Traverse City Record-Eagle

April 29, 2013

News from 100 Years Ago: 04/29/2013


Traverse City Record-Eagle

— - The residence at 841 Washington Street, which was damaged by fire Saturday night, was owned by Mrs. Martha Douglass, who occupied the house. The building was insured for $1,400.

- The first passenger boat of the season docked here last evening in the shape of the steamer Manistee, on the run between Chicago and Mackinaw. For a short time at least, there will be one boat a week touching here, leaving Chicago Saturday night and coming in the bay on the way north.

- Ford cars have been delivered to Dr. Brown and J.J. Sadgebury of this city and Oakley Thompson of Mancelona through the Grand Traverse Auto Co.

- The grangers on Saturday afternoon of this week will take up the subject of “The Farmers’ Worst Enemy” and try and decide what can be done to put this enemy on the run.

- BENEFIT DANCE MONDAY — Money will help pay for new Resorter Uniforms. Fans will be given a chance to help out the finances of the local baseball association and enjoy themselves at the same time by attending the benefit dance which will be given at Horst’s academy Monday evening, May 5. Good music will be furnished, preparations for the handling of a large crowd are being made and the guests will find the party to be fully as enjoyable as any which has been given this season.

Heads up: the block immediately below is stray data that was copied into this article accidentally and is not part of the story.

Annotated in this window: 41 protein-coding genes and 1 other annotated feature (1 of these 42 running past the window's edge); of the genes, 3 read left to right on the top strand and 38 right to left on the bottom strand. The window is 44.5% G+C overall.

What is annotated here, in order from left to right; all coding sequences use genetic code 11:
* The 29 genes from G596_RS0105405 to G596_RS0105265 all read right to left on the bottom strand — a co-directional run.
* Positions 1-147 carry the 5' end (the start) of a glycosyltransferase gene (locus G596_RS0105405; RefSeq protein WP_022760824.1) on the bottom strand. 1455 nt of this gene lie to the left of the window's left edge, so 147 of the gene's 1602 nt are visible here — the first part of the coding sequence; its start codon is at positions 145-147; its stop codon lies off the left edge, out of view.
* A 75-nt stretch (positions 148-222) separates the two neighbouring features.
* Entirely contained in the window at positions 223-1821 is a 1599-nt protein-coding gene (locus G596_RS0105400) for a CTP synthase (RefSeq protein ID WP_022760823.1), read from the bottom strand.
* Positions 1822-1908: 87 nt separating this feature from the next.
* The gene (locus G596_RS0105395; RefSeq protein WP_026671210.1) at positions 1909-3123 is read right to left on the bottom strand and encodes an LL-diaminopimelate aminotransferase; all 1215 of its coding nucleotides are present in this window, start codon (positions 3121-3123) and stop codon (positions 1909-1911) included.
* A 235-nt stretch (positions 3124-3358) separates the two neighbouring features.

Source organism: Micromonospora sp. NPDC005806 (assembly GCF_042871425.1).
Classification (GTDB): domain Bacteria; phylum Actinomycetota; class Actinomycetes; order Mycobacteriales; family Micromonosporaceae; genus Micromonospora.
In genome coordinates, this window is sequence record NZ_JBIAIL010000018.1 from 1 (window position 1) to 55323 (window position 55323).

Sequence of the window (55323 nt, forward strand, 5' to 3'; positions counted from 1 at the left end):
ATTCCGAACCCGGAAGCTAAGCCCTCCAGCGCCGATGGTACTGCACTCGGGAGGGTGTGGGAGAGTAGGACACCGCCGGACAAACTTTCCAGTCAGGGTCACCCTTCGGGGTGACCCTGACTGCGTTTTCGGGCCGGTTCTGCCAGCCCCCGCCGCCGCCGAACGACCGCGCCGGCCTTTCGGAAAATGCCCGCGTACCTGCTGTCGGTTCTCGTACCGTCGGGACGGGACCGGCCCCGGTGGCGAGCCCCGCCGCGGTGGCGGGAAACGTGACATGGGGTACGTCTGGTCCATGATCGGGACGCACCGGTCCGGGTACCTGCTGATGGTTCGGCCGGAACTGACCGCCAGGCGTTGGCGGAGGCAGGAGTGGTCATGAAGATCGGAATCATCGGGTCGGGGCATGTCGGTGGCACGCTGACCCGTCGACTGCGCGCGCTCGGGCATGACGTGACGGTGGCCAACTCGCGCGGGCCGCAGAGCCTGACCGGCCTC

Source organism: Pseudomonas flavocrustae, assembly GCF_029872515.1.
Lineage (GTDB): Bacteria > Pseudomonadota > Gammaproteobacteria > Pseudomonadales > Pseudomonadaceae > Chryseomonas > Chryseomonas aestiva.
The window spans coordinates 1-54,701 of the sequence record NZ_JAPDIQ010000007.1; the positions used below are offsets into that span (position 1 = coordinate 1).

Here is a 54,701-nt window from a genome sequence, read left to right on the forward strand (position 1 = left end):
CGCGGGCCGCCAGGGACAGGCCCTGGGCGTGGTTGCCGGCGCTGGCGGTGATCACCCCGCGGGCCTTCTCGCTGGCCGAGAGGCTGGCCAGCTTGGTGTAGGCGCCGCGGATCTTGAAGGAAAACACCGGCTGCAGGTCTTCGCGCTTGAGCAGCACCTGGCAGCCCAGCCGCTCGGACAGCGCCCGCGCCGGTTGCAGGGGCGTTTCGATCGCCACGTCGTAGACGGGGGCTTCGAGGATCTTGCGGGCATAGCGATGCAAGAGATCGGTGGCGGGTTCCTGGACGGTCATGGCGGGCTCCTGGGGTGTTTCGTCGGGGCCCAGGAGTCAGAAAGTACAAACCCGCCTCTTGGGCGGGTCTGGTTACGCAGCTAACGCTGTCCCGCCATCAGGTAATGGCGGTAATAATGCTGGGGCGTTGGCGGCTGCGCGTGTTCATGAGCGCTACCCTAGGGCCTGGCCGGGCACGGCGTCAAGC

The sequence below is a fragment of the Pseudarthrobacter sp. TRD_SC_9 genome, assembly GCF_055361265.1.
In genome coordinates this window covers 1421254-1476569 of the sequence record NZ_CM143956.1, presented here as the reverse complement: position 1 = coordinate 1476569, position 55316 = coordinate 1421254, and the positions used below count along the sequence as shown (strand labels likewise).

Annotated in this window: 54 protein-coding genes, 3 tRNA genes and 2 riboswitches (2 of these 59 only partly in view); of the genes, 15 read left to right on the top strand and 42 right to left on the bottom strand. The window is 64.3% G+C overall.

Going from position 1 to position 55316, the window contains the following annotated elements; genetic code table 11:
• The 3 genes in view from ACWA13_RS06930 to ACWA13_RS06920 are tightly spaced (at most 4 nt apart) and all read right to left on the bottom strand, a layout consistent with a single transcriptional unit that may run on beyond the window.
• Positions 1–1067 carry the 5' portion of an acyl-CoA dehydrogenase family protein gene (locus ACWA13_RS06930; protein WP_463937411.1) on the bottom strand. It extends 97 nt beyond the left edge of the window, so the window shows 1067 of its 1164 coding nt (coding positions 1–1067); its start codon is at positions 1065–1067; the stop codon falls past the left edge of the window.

The money which is realized from the event will be used to help pay for the new home uniforms which have been ordered for the Resorters. The tickets will be sold at a nominal cost and it is expected that at least two or three hundred fans will take this opportunity of boosting local baseball without putting a severe tax on their own pocket books.

- Take Notice — Earl Bell, the Paper Hanger, has changed his telephone from 984 to 637, as recorded in the directory.

- Deaconess Knee, who is one of the probation officers, left this afternoon with Frank Nichols for the Industrial School for Boys at Lansing. Frank has proved himself to be easily led astray by his companions, and is not naturally vicious. The lad is eager to overcome his mistakes, and is planning to finish the eighth grade work at the school, then learn some honest trade and return to his home town a good citizen and able to help his mother.

The History Center of Traverse City researches and provides this column.